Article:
Friday, October 30, 2009

Time does not matter

I recently saw a patient with a one year history of pain into the right lower extremity below the knee which was becoming progressively worse. She had already had MRI’s, EMG studies, several injections and trials of medications without any lasting change in symptoms. Her subjective history and objective examination were somewhat puzzling. However, the one constant was that we could find a centralization that would centralize her leg pain. By the time she came for her second visit, she reported movement of her pain that had been present for over one year and reported intermittent right low back and buttock pain only. Within the next visit, this moved further into the back until all symptoms had abolished.

She has since been able to progress to recovery of flexion and resumed all functional activities without symptoms returning. Her only complaint was of how long it took to have this problem assessed correctly and that all the testing that was done was irrelevant to her problem.

The moral of the story is that centralization should be used as guide for all of us who evaluate low back and neck pain.

Tuesday, October 27, 2009

The Amazing Thoracic Spine

Although the literature states that thoracic spine derangements are relatively rare and are usually disguised as cervical derangements it is important to perform a thorough mechanical diagnosis and therapy assessment to rule these out. I had a recent patient with a three week history of intermittent left upper thoracic pain that did not radiate and was only affected when lying on the left side and when raising the left arm or lifting. Her symptoms were basically in the left upper trapezius region and she could have essentially been either a cervical or shoulder derangement as well. The importance of finding concordant signs and then assessing repeating movement testing is critical to determine the effective exercise. Although I initially focused on the cervical spine due to major limits with cervical retraction, upon the patient’s second visit no significant change in symptoms or functions were noted. It was at that time that we further explored the thoracic spine and found a directional preference of flexion which is a rather rare direction of preference but response to movement is what dictates where we go.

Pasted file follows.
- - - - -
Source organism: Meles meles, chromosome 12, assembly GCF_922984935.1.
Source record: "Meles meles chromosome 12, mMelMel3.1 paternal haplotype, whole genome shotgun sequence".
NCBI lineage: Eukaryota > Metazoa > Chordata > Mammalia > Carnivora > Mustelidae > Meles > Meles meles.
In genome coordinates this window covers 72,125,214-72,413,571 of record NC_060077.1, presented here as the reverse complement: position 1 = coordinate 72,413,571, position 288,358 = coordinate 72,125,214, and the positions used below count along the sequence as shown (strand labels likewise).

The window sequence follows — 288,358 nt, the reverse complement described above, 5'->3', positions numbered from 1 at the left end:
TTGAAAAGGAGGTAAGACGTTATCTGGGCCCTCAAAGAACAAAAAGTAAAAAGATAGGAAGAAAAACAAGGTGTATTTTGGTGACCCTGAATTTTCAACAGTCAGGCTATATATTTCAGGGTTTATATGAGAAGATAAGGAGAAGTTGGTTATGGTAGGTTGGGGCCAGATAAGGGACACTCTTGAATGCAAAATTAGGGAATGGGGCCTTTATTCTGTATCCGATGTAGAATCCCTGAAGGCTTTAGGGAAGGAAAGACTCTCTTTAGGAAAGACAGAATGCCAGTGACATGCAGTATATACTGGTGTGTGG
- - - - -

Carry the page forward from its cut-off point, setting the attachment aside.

The patient returned on their third visit with all symptoms abolished and all range of motion restored to within normal limits with one simple thoracic flexion exercise. I had nothing else to offer as she could not provoke any pain with any direction of movements or with any resistance and she could lift as much weight as she wanted. She was discharged with home exercise program.

Just when you think you’ve seen every type of mechanical derangement in the spine, there is always something new to test your evaluation abilities.

Monday, October 19, 2009

Irreducible low back derangements

So far our blog has consisted of success stories of those with reducible derangements. The question that is raised “what do we do when a person is irreducible?” Irreducible simply means that at the current time there is no “directional preference”. This means that with all movements, symptoms increase or travel further into the leg. This past month, I have had two such cases, both involving the lumbar spine and pain throughout the leg with weakness. Both had lateral shift deformities and were unable to bear full weight on the involved extremity.